D. Employment as an HHMI Investigator; Time Commitment to Research
D1. I understand that as an Investigator I would become an HHMI employee. Would this affect my faculty status at my institution?
D2. I am a tenured faculty member at my institution and I also have a faculty appointment at another institution. Will I have to give up that other faculty appointment if I become an Investigator?
D3. If I am selected to be an Investigator, are there aspects of my current duties that could delay or even block my appointment as an Investigator?
- HHMI requires Investigators to devote at least 75% of their total professional time to the direct conduct of research, regardless of how funded. Up to 25% of total professional time may be spent on administrative duties, teaching, faculty service, and consulting (subject to HHMI’s policies on consulting). An HHMI Investigator appointment cannot go into effect until your pre-existing non-research duties have been reviewed.
- Industry-sponsored research funding in HHMI laboratories and consulting for companies are subject to review, and continuing arrangements will likely need to be modified before you can be appointed as an HHMI Investigator. Arrangements with start-up companies can present additional considerations under HHMI’s policies (e.g., nature of your role with the company, board of director service, equity ownership, and interactions between the company and your laboratory) and will need to be reviewed and modified accordingly. (Also see Section H. Research Collaborations, Consulting, and Industry Funding).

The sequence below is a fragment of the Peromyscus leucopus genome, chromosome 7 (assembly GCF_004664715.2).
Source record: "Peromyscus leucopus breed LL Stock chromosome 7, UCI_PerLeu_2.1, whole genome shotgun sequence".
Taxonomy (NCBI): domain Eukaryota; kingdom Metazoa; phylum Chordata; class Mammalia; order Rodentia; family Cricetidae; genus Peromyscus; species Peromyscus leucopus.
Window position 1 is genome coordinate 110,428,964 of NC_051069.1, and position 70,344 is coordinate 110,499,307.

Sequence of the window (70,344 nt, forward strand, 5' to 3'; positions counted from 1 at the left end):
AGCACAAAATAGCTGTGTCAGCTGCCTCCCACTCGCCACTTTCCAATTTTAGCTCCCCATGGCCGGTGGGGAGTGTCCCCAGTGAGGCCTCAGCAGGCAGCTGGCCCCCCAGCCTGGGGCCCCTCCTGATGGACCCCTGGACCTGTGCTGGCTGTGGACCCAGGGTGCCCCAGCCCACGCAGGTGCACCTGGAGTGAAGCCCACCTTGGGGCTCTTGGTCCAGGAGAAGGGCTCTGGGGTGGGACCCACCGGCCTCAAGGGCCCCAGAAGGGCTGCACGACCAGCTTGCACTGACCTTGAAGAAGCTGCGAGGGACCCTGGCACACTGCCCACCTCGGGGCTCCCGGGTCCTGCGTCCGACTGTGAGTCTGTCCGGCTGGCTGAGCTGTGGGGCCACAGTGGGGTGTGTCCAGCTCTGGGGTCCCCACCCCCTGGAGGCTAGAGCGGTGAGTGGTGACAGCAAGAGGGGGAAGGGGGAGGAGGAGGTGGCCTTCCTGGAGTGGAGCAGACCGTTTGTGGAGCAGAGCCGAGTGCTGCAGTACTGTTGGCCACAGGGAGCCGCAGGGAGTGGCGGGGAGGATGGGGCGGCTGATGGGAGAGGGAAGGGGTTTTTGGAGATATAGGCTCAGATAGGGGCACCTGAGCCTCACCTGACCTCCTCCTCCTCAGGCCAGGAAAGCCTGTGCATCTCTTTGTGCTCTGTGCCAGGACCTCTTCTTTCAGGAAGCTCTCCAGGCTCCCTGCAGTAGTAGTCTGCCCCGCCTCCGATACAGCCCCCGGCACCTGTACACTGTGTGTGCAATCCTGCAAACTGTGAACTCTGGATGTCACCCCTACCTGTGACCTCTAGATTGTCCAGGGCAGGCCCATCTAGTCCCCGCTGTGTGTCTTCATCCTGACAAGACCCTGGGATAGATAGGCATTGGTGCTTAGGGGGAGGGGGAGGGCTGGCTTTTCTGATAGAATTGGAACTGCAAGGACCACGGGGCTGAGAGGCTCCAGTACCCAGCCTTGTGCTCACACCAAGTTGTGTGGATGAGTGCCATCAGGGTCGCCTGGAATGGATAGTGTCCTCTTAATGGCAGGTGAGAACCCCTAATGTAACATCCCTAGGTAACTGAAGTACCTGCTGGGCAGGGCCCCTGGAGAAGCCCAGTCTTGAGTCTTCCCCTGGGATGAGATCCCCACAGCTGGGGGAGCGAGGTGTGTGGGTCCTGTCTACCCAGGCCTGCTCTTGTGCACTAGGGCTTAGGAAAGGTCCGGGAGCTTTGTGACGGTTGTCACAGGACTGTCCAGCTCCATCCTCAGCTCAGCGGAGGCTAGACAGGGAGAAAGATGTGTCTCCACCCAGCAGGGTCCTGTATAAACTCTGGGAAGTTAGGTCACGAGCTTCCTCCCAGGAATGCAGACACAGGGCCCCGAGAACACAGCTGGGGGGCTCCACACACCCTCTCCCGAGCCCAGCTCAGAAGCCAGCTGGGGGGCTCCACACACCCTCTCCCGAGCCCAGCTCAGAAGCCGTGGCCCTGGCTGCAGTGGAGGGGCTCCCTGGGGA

- In some cases, the terms of other funding arrangements are not compatible with status as an HHMI Investigator. If you have funding arrangements in this category, and they cannot be modified for consistency with HHMI policies, you will need to choose whether to forego appointment as an HHMI Investigator or discontinue the other funding arrangements. This is currently the case, for example, with Chan Zuckerberg Biohub Investigators and Parker Institute for Cancer Immunotherapy Member Researchers.
D4. If I am selected to be an Investigator, how long would my HHMI appointment continue?
D5. My institution allows me to consult or engage in other outside activities for up to one day per week. Does HHMI have a limit on outside activities?